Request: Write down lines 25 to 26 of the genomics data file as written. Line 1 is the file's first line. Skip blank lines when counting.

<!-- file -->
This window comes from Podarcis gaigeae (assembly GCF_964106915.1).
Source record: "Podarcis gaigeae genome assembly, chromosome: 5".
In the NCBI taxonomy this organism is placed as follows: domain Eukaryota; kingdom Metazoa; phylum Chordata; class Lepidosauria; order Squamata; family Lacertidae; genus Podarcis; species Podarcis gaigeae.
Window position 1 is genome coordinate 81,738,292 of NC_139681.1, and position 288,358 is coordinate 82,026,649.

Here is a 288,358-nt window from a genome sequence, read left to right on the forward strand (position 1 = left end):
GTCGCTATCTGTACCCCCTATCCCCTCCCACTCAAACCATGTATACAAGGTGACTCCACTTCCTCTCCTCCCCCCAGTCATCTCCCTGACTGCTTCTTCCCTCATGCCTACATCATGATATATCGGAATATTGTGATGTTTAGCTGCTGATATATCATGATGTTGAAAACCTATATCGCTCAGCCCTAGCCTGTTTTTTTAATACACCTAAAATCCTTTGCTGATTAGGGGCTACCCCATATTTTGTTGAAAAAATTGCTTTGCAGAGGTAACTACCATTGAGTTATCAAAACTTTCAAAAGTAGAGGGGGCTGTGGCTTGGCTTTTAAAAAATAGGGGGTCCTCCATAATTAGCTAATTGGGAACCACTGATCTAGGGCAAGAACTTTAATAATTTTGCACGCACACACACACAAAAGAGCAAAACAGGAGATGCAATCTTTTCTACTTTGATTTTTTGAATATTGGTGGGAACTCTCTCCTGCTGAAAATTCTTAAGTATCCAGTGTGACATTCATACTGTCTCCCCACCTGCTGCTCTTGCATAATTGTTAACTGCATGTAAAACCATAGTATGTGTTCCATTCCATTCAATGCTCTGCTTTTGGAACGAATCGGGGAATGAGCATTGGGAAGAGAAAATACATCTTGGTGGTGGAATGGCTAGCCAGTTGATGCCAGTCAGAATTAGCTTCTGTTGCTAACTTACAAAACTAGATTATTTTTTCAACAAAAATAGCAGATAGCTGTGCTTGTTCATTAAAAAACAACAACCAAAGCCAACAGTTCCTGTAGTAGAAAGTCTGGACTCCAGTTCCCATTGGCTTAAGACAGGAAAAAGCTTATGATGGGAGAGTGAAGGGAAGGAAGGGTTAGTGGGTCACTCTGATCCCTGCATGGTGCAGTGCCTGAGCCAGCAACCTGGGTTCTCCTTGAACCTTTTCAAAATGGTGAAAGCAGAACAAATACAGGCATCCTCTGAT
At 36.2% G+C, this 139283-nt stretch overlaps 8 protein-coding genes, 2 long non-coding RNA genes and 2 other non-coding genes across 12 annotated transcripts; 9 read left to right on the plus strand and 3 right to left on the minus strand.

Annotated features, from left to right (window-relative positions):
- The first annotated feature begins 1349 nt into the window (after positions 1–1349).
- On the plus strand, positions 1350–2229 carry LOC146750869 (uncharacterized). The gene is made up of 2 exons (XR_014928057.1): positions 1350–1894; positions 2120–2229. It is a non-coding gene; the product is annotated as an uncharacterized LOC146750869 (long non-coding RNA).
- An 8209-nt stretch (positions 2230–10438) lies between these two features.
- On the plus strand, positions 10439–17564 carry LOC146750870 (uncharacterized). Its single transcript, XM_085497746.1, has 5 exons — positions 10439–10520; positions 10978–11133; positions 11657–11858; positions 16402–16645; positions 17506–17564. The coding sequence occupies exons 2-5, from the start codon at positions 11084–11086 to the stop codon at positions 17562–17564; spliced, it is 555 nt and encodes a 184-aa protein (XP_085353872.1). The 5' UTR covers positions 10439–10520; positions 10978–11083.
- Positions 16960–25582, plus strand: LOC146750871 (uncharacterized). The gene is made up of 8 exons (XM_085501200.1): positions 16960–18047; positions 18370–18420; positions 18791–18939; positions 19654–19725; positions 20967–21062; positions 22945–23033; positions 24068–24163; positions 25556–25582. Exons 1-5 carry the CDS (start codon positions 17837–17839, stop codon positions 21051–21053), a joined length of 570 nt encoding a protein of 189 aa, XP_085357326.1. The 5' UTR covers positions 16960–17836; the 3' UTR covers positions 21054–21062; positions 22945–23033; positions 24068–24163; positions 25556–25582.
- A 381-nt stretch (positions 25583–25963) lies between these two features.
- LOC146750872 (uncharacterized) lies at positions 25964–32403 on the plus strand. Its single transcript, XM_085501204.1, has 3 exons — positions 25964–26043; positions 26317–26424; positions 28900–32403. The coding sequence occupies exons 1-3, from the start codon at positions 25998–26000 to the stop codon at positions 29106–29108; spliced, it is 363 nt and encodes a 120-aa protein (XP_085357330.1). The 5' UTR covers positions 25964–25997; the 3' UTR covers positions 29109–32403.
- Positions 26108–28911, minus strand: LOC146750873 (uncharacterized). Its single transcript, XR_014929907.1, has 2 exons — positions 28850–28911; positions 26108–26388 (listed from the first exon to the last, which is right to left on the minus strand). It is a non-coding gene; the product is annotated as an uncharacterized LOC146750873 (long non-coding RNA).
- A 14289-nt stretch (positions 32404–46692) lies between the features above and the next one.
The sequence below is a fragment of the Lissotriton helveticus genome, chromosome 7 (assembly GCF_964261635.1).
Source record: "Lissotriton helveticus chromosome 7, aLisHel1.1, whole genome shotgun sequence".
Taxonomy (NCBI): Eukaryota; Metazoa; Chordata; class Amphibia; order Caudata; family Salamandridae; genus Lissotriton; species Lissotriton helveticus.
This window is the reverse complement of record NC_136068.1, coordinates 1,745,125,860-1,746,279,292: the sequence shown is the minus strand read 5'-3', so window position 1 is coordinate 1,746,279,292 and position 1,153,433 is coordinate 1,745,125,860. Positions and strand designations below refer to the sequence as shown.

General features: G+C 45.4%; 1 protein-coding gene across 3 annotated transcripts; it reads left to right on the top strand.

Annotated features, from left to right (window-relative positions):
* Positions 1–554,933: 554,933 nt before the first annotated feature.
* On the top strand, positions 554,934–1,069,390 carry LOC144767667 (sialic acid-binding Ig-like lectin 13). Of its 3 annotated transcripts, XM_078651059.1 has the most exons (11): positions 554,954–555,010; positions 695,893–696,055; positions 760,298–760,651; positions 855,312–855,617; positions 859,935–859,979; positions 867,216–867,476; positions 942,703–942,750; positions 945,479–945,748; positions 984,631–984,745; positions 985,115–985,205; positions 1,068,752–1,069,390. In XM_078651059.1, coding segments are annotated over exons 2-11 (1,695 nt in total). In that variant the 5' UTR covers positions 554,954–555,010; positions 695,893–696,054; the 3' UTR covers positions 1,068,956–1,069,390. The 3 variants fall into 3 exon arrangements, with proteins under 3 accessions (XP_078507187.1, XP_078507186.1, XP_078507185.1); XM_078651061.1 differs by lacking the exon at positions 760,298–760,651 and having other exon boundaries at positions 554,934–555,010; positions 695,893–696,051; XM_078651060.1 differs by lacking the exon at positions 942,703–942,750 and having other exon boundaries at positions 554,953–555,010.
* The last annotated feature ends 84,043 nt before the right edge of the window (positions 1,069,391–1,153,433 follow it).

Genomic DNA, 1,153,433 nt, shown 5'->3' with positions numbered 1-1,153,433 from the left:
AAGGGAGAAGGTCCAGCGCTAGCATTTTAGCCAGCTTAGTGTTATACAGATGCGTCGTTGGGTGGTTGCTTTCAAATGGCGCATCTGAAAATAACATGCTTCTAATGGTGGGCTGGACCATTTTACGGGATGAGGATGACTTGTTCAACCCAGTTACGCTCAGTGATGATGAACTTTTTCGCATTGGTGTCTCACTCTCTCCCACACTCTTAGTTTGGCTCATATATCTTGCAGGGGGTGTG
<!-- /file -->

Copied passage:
* On the top strand, positions 554,934–1,069,390 carry LOC144767667 (sialic acid-binding Ig-like lectin 13). Of its 3 annotated transcripts, XM_078651059.1 has the most exons (11): positions 554,954–555,010; positions 695,893–696,055; positions 760,298–760,651; positions 855,312–855,617; positions 859,935–859,979; positions 867,216–867,476; positions 942,703–942,750; positions 945,479–945,748; positions 984,631–984,745; positions 985,115–985,205; positions 1,068,752–1,069,390. In XM_078651059.1, coding segments are annotated over exons 2-11 (1,695 nt in total). In that variant the 5' UTR covers positions 554,954–555,010; positions 695,893–696,054; the 3' UTR covers positions 1,068,956–1,069,390. The 3 variants fall into 3 exon arrangements, with proteins under 3 accessions (XP_078507187.1, XP_078507186.1, XP_078507185.1); XM_078651061.1 differs by lacking the exon at positions 760,298–760,651 and having other exon boundaries at positions 554,934–555,010; positions 695,893–696,051; XM_078651060.1 differs by lacking the exon at positions 942,703–942,750 and having other exon boundaries at positions 554,953–555,010.
* The last annotated feature ends 84,043 nt before the right edge of the window (positions 1,069,391–1,153,433 follow it).